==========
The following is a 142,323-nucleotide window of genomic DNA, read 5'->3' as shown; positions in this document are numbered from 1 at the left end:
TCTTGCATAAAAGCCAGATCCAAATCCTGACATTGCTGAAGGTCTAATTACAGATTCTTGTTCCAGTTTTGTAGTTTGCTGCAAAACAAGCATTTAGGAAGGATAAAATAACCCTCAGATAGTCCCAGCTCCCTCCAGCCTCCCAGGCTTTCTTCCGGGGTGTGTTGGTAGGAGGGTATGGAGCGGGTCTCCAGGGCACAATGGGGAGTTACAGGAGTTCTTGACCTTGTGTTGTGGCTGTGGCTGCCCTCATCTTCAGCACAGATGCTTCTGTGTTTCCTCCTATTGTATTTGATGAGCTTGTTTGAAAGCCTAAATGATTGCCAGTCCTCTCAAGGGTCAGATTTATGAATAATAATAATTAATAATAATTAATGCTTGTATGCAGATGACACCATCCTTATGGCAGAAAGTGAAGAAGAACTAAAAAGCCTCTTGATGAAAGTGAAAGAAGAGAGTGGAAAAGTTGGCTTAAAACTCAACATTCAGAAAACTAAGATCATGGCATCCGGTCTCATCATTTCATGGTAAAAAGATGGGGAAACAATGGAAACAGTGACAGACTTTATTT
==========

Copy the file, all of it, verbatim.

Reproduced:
The following is a 142,323-nucleotide window of genomic DNA, read 5'->3' as shown; positions in this document are numbered from 1 at the left end:
TCTTGCATAAAAGCCAGATCCAAATCCTGACATTGCTGAAGGTCTAATTACAGATTCTTGTTCCAGTTTTGTAGTTTGCTGCAAAACAAGCATTTAGGAAGGATAAAATAACCCTCAGATAGTCCCAGCTCCCTCCAGCCTCCCAGGCTTTCTTCCGGGGTGTGTTGGTAGGAGGGTATGGAGCGGGTCTCCAGGGCACAATGGGGAGTTACAGGAGTTCTTGACCTTGTGTTGTGGCTGTGGCTGCCCTCATCTTCAGCACAGATGCTTCTGTGTTTCCTCCTATTGTATTTGATGAGCTTGTTTGAAAGCCTAAATGATTGCCAGTCCTCTCAAGGGTCAGATTTATGAATAATAATAATTAATAATAATTAATGCTTGTATGCAGATGACACCATCCTTATGGCAGAAAGTGAAGAAGAACTAAAAAGCCTCTTGATGAAAGTGAAAGAAGAGAGTGGAAAAGTTGGCTTAAAACTCAACATTCAGAAAACTAAGATCATGGCATCCGGTCTCATCATTTCATGGTAAAAAGATGGGGAAACAATGGAAACAGTGACAGACTTTATTT